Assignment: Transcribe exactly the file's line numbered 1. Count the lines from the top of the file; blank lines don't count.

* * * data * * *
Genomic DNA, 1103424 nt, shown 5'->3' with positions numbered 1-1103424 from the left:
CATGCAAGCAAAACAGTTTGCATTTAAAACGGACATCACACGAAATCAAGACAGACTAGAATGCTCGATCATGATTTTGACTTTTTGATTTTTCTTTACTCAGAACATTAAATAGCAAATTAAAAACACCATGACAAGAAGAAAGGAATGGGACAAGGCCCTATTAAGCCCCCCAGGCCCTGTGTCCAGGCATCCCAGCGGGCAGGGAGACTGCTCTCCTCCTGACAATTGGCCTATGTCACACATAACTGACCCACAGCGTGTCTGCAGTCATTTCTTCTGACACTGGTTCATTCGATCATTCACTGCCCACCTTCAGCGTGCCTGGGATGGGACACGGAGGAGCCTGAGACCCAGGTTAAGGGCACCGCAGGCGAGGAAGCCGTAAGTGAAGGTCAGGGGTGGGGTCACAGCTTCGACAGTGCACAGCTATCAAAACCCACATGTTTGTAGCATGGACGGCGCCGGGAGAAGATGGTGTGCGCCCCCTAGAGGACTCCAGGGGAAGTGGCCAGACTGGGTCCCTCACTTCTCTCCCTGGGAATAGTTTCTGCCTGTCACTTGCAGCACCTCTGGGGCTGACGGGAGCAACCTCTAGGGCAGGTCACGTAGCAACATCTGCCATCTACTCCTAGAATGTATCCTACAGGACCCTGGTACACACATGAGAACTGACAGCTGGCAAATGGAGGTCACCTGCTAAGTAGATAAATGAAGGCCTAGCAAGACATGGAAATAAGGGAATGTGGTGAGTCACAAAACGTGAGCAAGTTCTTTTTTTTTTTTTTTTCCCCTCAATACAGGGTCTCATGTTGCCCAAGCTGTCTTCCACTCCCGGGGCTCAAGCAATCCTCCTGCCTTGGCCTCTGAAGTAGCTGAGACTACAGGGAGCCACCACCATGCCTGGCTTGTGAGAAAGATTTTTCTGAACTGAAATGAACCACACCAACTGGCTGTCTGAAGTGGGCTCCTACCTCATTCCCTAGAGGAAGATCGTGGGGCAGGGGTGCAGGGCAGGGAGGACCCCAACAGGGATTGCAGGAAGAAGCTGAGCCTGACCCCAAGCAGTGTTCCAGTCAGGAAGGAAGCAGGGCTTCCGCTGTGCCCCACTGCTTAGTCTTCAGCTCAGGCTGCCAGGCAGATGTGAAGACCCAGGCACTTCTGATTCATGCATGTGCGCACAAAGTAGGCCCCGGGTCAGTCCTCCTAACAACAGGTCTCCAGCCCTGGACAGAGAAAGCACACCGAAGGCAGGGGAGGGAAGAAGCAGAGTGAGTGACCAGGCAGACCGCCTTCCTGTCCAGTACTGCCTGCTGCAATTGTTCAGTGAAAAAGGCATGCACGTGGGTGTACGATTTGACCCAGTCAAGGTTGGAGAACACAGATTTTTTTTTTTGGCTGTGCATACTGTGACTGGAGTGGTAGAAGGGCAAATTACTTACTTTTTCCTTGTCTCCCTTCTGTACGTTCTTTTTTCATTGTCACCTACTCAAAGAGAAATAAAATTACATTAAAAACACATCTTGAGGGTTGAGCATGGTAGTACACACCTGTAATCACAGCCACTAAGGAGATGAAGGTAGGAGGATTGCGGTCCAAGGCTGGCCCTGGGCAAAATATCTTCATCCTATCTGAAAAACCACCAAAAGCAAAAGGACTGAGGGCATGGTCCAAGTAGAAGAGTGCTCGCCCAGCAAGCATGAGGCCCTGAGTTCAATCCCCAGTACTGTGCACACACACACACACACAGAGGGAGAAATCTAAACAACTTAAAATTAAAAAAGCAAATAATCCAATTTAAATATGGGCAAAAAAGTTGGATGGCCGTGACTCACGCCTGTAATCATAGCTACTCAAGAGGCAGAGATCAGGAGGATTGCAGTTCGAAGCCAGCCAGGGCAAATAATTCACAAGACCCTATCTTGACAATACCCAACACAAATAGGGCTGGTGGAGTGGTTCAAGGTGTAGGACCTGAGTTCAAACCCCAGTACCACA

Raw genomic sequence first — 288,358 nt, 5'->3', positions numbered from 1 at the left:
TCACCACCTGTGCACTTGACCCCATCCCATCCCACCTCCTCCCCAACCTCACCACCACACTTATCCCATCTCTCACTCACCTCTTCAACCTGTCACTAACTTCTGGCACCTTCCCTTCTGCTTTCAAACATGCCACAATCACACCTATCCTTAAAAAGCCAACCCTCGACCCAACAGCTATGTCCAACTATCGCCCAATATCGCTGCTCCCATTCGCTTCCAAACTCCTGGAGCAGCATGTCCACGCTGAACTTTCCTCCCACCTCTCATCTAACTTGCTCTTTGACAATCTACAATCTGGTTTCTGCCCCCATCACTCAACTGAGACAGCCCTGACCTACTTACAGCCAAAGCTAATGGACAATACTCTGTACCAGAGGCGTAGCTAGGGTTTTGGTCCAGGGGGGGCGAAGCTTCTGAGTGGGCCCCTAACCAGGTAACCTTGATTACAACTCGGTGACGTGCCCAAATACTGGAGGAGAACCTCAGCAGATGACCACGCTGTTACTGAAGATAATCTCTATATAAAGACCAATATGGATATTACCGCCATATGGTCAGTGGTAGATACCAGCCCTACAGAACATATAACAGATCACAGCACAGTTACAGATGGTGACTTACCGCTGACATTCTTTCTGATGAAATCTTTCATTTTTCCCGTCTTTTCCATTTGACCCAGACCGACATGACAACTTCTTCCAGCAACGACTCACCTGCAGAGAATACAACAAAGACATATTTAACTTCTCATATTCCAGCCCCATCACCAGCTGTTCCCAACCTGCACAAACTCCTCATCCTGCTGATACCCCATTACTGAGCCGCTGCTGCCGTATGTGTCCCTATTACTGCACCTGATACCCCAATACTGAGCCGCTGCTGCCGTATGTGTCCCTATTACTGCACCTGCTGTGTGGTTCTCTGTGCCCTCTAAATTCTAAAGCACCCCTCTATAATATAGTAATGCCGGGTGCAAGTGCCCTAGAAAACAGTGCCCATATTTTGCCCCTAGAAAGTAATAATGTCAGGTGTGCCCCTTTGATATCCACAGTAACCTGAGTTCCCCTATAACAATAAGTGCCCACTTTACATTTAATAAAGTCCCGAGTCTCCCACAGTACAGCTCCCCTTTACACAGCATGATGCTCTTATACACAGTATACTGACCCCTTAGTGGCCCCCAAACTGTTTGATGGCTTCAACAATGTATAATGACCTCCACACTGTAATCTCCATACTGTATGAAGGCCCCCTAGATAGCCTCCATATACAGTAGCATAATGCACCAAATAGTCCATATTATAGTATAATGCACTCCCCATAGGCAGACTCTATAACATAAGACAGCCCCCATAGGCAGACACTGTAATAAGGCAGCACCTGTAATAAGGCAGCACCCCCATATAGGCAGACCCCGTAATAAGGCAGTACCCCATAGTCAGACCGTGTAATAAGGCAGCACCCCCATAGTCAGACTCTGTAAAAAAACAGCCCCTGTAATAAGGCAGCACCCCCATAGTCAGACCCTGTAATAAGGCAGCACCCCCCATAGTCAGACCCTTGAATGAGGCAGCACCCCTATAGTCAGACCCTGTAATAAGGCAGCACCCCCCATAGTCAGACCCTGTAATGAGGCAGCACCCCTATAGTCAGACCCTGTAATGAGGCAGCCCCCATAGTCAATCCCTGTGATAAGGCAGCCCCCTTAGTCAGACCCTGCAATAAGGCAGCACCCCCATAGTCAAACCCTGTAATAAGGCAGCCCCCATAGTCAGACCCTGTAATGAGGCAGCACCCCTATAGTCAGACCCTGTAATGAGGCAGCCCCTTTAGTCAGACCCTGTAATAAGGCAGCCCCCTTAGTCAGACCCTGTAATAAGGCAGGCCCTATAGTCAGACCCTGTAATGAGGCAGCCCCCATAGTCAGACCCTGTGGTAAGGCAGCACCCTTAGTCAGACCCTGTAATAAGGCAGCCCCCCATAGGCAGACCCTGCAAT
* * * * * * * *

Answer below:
Genomic DNA, 1103424 nt, shown 5'->3' with positions numbered 1-1103424 from the left: